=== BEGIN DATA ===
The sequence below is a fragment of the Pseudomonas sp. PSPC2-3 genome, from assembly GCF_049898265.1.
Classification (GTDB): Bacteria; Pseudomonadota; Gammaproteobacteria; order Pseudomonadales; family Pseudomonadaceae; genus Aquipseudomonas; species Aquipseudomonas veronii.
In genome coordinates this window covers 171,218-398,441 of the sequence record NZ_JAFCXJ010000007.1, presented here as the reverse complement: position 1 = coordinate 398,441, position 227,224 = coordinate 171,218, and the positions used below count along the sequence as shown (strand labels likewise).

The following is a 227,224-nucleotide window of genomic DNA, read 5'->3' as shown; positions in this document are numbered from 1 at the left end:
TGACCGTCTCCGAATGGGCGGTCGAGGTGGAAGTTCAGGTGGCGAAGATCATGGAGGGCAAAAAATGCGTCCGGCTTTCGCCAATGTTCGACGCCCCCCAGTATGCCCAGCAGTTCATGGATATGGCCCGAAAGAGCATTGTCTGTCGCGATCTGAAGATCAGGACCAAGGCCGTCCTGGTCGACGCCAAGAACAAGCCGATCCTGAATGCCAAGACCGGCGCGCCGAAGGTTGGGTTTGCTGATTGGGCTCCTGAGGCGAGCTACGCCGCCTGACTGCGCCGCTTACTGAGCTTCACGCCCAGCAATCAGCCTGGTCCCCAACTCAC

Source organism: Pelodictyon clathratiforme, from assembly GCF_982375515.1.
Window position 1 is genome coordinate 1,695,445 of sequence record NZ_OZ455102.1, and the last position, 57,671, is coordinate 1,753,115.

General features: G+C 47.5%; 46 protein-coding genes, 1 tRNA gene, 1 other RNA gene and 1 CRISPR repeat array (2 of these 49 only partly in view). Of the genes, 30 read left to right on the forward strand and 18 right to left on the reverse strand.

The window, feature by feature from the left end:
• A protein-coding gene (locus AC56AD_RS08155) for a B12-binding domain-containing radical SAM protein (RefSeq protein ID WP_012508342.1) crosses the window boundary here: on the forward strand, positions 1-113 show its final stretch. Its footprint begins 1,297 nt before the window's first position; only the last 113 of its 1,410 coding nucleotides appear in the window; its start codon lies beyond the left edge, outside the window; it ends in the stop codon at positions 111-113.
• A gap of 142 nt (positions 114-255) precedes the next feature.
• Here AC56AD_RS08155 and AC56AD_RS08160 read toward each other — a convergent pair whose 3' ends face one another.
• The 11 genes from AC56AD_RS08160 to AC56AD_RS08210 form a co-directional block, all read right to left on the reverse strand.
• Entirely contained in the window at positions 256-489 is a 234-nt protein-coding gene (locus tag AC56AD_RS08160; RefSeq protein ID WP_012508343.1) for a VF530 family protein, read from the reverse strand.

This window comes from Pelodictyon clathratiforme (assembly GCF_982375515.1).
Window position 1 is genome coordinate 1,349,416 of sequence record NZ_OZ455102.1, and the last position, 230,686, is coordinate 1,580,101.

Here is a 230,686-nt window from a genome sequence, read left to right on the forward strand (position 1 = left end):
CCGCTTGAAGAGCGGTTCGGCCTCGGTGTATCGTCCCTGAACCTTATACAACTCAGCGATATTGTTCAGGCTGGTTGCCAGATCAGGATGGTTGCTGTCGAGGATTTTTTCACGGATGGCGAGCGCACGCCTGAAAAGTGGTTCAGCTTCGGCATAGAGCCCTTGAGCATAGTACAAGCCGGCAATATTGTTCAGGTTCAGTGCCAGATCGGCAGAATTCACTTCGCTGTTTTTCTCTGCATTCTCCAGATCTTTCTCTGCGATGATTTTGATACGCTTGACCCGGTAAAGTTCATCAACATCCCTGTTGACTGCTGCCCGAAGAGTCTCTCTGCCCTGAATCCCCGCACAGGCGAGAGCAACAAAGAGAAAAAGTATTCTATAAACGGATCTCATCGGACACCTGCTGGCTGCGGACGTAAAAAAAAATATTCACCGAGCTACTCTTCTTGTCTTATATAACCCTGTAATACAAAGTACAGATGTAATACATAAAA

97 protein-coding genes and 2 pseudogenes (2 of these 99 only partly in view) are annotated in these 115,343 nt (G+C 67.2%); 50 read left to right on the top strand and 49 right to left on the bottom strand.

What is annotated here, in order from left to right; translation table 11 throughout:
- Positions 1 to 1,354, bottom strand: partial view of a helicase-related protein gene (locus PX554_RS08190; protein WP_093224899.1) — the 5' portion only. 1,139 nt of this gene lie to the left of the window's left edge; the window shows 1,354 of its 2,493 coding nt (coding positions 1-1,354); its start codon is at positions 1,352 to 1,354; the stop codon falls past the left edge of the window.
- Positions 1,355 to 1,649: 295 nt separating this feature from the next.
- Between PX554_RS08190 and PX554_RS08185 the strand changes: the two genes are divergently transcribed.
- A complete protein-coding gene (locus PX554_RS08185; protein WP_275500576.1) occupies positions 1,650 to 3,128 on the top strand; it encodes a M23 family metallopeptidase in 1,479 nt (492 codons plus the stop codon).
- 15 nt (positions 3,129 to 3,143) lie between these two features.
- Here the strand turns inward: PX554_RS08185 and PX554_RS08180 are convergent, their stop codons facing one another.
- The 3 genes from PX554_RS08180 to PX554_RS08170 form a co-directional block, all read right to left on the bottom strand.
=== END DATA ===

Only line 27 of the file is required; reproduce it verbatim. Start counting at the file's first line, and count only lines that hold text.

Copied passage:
- The 3 genes from PX554_RS08180 to PX554_RS08170 form a co-directional block, all read right to left on the bottom strand.